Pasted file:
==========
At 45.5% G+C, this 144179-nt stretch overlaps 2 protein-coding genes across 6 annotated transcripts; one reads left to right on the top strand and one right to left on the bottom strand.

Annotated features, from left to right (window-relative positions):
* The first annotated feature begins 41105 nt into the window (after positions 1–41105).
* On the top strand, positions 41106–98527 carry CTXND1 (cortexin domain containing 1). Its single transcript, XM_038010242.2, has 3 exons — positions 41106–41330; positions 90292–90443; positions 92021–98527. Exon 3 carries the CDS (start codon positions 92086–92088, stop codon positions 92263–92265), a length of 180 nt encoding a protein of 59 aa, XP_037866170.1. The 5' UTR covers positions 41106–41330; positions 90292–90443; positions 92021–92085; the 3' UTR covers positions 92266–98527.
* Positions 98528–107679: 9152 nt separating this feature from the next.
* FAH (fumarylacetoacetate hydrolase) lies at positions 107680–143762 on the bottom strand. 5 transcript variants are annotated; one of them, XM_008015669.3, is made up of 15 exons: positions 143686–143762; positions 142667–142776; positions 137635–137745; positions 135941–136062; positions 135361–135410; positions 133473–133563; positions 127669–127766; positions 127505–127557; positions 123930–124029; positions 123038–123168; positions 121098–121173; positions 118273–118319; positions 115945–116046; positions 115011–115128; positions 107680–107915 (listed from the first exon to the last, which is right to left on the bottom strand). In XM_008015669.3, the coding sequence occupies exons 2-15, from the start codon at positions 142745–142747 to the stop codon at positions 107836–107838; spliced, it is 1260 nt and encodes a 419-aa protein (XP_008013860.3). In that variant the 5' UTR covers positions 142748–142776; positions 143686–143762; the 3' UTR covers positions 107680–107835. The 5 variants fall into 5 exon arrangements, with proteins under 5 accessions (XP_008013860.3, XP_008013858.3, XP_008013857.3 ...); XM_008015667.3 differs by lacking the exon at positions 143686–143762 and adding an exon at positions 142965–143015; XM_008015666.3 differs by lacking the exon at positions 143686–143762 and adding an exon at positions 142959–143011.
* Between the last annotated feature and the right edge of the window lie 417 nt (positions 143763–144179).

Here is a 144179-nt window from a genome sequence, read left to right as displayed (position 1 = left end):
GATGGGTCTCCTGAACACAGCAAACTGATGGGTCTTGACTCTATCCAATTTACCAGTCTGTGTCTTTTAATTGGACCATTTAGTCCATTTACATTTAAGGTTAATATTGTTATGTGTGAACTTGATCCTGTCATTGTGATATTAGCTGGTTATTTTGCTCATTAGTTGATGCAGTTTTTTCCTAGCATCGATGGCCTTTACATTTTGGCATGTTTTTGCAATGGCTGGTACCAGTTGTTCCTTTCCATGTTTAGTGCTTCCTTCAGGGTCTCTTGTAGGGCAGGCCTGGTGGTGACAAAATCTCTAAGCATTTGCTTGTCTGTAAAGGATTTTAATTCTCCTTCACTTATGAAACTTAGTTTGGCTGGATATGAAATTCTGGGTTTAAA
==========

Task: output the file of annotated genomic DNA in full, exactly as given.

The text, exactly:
At 45.5% G+C, this 144179-nt stretch overlaps 2 protein-coding genes across 6 annotated transcripts; one reads left to right on the top strand and one right to left on the bottom strand.

Annotated features, from left to right (window-relative positions):
* The first annotated feature begins 41105 nt into the window (after positions 1–41105).
* On the top strand, positions 41106–98527 carry CTXND1 (cortexin domain containing 1). Its single transcript, XM_038010242.2, has 3 exons — positions 41106–41330; positions 90292–90443; positions 92021–98527. Exon 3 carries the CDS (start codon positions 92086–92088, stop codon positions 92263–92265), a length of 180 nt encoding a protein of 59 aa, XP_037866170.1. The 5' UTR covers positions 41106–41330; positions 90292–90443; positions 92021–92085; the 3' UTR covers positions 92266–98527.
* Positions 98528–107679: 9152 nt separating this feature from the next.
* FAH (fumarylacetoacetate hydrolase) lies at positions 107680–143762 on the bottom strand. 5 transcript variants are annotated; one of them, XM_008015669.3, is made up of 15 exons: positions 143686–143762; positions 142667–142776; positions 137635–137745; positions 135941–136062; positions 135361–135410; positions 133473–133563; positions 127669–127766; positions 127505–127557; positions 123930–124029; positions 123038–123168; positions 121098–121173; positions 118273–118319; positions 115945–116046; positions 115011–115128; positions 107680–107915 (listed from the first exon to the last, which is right to left on the bottom strand). In XM_008015669.3, the coding sequence occupies exons 2-15, from the start codon at positions 142745–142747 to the stop codon at positions 107836–107838; spliced, it is 1260 nt and encodes a 419-aa protein (XP_008013860.3). In that variant the 5' UTR covers positions 142748–142776; positions 143686–143762; the 3' UTR covers positions 107680–107835. The 5 variants fall into 5 exon arrangements, with proteins under 5 accessions (XP_008013860.3, XP_008013858.3, XP_008013857.3 ...); XM_008015667.3 differs by lacking the exon at positions 143686–143762 and adding an exon at positions 142965–143015; XM_008015666.3 differs by lacking the exon at positions 143686–143762 and adding an exon at positions 142959–143011.
* Between the last annotated feature and the right edge of the window lie 417 nt (positions 143763–144179).

Here is a 144179-nt window from a genome sequence, read left to right as displayed (position 1 = left end):
GATGGGTCTCCTGAACACAGCAAACTGATGGGTCTTGACTCTATCCAATTTACCAGTCTGTGTCTTTTAATTGGACCATTTAGTCCATTTACATTTAAGGTTAATATTGTTATGTGTGAACTTGATCCTGTCATTGTGATATTAGCTGGTTATTTTGCTCATTAGTTGATGCAGTTTTTTCCTAGCATCGATGGCCTTTACATTTTGGCATGTTTTTGCAATGGCTGGTACCAGTTGTTCCTTTCCATGTTTAGTGCTTCCTTCAGGGTCTCTTGTAGGGCAGGCCTGGTGGTGACAAAATCTCTAAGCATTTGCTTGTCTGTAAAGGATTTTAATTCTCCTTCACTTATGAAACTTAGTTTGGCTGGATATGAAATTCTGGGTTTAAA